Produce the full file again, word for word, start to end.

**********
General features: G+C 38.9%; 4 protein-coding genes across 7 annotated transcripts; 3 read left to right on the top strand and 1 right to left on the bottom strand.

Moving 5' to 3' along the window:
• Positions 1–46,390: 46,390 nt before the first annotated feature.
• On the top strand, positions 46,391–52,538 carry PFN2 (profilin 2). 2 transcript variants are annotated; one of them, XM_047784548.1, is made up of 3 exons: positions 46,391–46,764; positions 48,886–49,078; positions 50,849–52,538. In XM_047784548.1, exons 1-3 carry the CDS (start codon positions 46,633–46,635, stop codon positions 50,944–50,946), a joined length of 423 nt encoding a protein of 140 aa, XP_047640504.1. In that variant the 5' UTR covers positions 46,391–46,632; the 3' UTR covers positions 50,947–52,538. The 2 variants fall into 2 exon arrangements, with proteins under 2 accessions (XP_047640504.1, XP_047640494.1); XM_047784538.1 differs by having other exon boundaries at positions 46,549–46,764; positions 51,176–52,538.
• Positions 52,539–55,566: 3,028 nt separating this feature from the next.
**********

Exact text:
General features: G+C 38.9%; 4 protein-coding genes across 7 annotated transcripts; 3 read left to right on the top strand and 1 right to left on the bottom strand.

Moving 5' to 3' along the window:
• Positions 1–46,390: 46,390 nt before the first annotated feature.
• On the top strand, positions 46,391–52,538 carry PFN2 (profilin 2). 2 transcript variants are annotated; one of them, XM_047784548.1, is made up of 3 exons: positions 46,391–46,764; positions 48,886–49,078; positions 50,849–52,538. In XM_047784548.1, exons 1-3 carry the CDS (start codon positions 46,633–46,635, stop codon positions 50,944–50,946), a joined length of 423 nt encoding a protein of 140 aa, XP_047640504.1. In that variant the 5' UTR covers positions 46,391–46,632; the 3' UTR covers positions 50,947–52,538. The 2 variants fall into 2 exon arrangements, with proteins under 2 accessions (XP_047640504.1, XP_047640494.1); XM_047784538.1 differs by having other exon boundaries at positions 46,549–46,764; positions 51,176–52,538.
• Positions 52,539–55,566: 3,028 nt separating this feature from the next.